Apologies if you are not interested in the UK general election, or if you come to CapX to get away from domestic politics. On that score, Beatrice Faleri has written a fascinating piece for CapX on Italy, “a nation on the run” that is exporting many of its best and brightest. And our friends at E21 in Washington have dissected the amount of tax Americans pay and where it goes.
But if you are interested in the UK general election, here is a quick guide to the seven-way leaders’ debate that is taking place tonight. A lot has been written about whether it matters, or whether it makes any difference. What is certain is that it is happening and it will get a lot of media attention in the UK. Don’t expect too much tonight on issues such as Britain’s £1.4 trillion national debt, the risks from the Eurozone and the unstable foreign policy picture. There are seven of them involved and they have 90 minutes. Here are five things to look out for.
1) Nicola Sturgeon. The SNP leader is the major threat to the bigger parties tonight, and that includes the Tories. Unknown to most of the audience, she is a serious operator who will appeal to quite a few left-leaning and centrist English voters. She is also a far better debater than her predecessor Alex Salmond. When Sturgeon attacks the Oxbridge boys’ club of Westminster she also won’t be doing so as a fringe leader of a rag-bag outfit such as the Greens, or UKIP with two MPs. She runs a government, albeit of a small country, and she leads a party that is surging. Miliband and Cameron had better have gamed this properly and be ready to challenge her on the collapse in the oil price and much else besides.
2) Which Ed Miliband will turn up? His interview with Absolute Radio this week has greatly cheered up Labour partisans, because he was so damned good (to put it as Ed M probably would now he is trying to sound tough.) After five years, Miliband finally showed how relaxed and funny he can be one on one. It was very Blair like too, from the use of “y’know” to the hand gestures and disbelieving glances off camera. But if you get to the end of that interview you’ll see a change comes over Miliband when he talks about serious stuff. It’s like a switch is flicked and back he goes to being stale and formulaic, sounding like a student leader demanding a rent strike. However, if he can somehow imbue his answers on serious topics with a little of the energy and humour he displayed talking about Blue Peter and his childhood, then he could triumph tonight. Tricky to pull it off.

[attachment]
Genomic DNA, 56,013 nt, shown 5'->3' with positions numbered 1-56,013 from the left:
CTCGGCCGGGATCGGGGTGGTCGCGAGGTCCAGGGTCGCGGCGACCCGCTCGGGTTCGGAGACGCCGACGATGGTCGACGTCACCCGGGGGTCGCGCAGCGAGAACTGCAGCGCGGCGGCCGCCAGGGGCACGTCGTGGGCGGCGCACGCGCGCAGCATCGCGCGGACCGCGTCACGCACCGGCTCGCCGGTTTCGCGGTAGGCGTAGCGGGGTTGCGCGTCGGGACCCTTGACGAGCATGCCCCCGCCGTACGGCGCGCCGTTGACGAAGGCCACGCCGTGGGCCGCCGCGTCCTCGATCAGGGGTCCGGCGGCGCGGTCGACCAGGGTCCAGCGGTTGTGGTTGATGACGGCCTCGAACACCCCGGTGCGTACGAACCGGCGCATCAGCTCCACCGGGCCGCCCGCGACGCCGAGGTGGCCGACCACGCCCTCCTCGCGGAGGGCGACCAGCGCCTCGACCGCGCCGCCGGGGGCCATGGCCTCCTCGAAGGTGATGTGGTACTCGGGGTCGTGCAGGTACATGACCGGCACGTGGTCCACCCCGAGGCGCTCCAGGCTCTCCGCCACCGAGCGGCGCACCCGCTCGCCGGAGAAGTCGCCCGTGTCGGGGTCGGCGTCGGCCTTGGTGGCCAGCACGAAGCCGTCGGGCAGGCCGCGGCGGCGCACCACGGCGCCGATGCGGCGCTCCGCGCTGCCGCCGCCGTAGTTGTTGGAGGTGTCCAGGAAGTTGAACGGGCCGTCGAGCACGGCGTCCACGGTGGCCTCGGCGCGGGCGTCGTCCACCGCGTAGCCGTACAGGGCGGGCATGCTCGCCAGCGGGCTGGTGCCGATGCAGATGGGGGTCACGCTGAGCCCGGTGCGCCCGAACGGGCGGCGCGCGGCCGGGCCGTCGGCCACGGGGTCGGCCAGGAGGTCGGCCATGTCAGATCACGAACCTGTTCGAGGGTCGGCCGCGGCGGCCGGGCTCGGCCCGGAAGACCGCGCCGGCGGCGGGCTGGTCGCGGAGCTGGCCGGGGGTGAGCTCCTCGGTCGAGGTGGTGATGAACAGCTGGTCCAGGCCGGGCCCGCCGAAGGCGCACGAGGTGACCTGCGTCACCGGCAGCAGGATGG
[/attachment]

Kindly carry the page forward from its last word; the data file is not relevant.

3) Is Cameron getting nervous yet? The Tory leader has yet to find his form in this election campaign. He is left looking for a late break and needing a big switch from voters who tune in during the final days of the campaign. That means he has a choice in the leaders debate. Does he opt for a highly controlled, statesmanlike approach, hoping that floating voters see him as the obvious choice? The risk with that is that he could look boring. But if he cuts loose in an attempt to inject some excitement, he may look petulant or bullying. Quite a dilemma and not easy to get it right.
4) Nick Clegg talking about how brave he and the Lib Dems were to go into coalition. Clegg keeps doing this, as though it counts as bravery for the leader of a third party to luck out and get a big government job that involves being driven about and seeing the Queen regularly. The crisis of 1940 gave Britain Clement Attlee as Deputy Prime Minister. Attlee wasn’t self-obsessed, so he didn’t talk in terms of “his” bravery. He did his job well and with humility, all out of duty and patriotism. In contrast, Britain in 2010 got Nick Clegg.
5) Nigel Farage getting duffed up quite badly. Some of the other leaders will have pre-prepared lines on race and UKIP and you’ll see it coming a mile off. Much of the audience watching will like this a lot and Farage may look cornered. When this happens, social media will go wild with people who already dislike UKIP saying that the party has really had it now. But perversely, this outcome could help Farage. The key thing about UKIP is that 85% of the electorate is not for UKIP and is never going to be. But the 15% or so of voters who are for Farage tend to think that the reason the other parties and the media shout him down is because he is the no nonsense man who dares to say the unsayable. Unless he really blunders in some way (and if he can get in some good lines about the other parties having had MPs who went to jail) then his supporters will be unmoved and his team will be content.
On the other hand, if you are in the UK and don’t fancy the leaders’ debate, there is what looks like an excellent documentary on meteorites on BBC Four at 8pm.